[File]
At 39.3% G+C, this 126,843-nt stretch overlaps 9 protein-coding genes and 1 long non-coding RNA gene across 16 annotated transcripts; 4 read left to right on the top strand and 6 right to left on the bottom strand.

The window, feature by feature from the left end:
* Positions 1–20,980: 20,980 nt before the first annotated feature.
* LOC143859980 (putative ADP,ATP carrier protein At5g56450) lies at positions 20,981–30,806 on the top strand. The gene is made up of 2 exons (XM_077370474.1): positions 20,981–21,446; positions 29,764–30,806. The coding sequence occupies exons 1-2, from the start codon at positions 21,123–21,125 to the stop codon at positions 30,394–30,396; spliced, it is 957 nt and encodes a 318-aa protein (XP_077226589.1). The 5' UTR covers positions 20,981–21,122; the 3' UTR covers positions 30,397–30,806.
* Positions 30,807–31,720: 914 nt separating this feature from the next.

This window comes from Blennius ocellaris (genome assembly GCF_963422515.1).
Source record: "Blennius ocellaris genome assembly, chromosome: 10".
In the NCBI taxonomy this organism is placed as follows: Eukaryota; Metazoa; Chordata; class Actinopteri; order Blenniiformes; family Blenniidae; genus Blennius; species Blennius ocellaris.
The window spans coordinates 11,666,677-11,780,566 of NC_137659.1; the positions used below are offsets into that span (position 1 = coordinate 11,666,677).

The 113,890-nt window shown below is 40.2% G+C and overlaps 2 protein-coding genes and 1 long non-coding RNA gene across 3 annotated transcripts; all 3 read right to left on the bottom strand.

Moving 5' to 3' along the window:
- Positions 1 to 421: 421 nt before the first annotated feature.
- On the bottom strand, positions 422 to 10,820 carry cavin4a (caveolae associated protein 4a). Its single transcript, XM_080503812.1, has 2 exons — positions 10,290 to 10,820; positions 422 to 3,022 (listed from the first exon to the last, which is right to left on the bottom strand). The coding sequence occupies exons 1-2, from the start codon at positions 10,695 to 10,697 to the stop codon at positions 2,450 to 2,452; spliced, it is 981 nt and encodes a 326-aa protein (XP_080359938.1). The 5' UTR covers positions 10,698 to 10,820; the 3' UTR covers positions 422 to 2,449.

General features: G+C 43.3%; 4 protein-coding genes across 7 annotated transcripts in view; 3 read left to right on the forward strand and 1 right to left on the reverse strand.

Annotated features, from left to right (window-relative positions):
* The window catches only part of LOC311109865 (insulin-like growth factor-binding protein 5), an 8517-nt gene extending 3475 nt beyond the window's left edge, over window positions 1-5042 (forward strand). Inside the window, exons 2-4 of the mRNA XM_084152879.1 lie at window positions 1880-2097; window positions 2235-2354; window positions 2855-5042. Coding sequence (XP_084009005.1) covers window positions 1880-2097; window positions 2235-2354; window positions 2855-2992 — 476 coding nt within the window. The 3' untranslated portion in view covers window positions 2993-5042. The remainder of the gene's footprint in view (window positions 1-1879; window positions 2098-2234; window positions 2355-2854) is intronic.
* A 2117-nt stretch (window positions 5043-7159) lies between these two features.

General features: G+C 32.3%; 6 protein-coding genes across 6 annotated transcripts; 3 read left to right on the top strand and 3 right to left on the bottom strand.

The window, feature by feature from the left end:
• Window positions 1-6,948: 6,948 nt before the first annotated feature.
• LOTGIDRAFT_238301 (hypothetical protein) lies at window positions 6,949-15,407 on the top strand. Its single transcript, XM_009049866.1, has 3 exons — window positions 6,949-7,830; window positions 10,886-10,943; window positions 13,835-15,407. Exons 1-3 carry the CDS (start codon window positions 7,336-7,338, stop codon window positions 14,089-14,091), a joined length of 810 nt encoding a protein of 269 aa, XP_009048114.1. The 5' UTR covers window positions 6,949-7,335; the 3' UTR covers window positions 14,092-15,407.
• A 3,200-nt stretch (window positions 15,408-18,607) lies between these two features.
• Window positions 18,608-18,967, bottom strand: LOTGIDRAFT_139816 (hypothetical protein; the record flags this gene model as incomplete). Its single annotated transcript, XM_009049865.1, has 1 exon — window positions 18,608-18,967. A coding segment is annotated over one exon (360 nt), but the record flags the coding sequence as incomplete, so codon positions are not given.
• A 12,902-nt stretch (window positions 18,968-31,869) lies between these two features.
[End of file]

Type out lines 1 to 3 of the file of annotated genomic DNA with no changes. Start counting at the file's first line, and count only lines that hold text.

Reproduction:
At 39.3% G+C, this 126,843-nt stretch overlaps 9 protein-coding genes and 1 long non-coding RNA gene across 16 annotated transcripts; 4 read left to right on the top strand and 6 right to left on the bottom strand.

The window, feature by feature from the left end:
* Positions 1–20,980: 20,980 nt before the first annotated feature.